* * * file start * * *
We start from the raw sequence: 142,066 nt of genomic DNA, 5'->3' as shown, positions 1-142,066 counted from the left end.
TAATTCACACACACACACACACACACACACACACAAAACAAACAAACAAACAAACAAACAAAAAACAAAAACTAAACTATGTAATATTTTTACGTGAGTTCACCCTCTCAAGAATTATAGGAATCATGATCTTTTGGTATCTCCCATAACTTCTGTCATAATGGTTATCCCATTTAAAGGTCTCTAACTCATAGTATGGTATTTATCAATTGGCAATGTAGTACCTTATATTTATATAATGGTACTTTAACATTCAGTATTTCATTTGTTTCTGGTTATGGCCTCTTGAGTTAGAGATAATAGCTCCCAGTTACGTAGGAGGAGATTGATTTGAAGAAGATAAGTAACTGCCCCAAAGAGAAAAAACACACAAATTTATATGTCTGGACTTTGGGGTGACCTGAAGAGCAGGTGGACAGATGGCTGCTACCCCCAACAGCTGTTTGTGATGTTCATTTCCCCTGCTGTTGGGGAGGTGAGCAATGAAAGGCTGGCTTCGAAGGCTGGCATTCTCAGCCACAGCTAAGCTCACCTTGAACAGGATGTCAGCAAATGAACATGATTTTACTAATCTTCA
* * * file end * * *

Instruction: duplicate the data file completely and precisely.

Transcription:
We start from the raw sequence: 142,066 nt of genomic DNA, 5'->3' as shown, positions 1-142,066 counted from the left end.
TAATTCACACACACACACACACACACACACACACAAAACAAACAAACAAACAAACAAACAAAAAACAAAAACTAAACTATGTAATATTTTTACGTGAGTTCACCCTCTCAAGAATTATAGGAATCATGATCTTTTGGTATCTCCCATAACTTCTGTCATAATGGTTATCCCATTTAAAGGTCTCTAACTCATAGTATGGTATTTATCAATTGGCAATGTAGTACCTTATATTTATATAATGGTACTTTAACATTCAGTATTTCATTTGTTTCTGGTTATGGCCTCTTGAGTTAGAGATAATAGCTCCCAGTTACGTAGGAGGAGATTGATTTGAAGAAGATAAGTAACTGCCCCAAAGAGAAAAAACACACAAATTTATATGTCTGGACTTTGGGGTGACCTGAAGAGCAGGTGGACAGATGGCTGCTACCCCCAACAGCTGTTTGTGATGTTCATTTCCCCTGCTGTTGGGGAGGTGAGCAATGAAAGGCTGGCTTCGAAGGCTGGCATTCTCAGCCACAGCTAAGCTCACCTTGAACAGGATGTCAGCAAATGAACATGATTTTACTAATCTTCA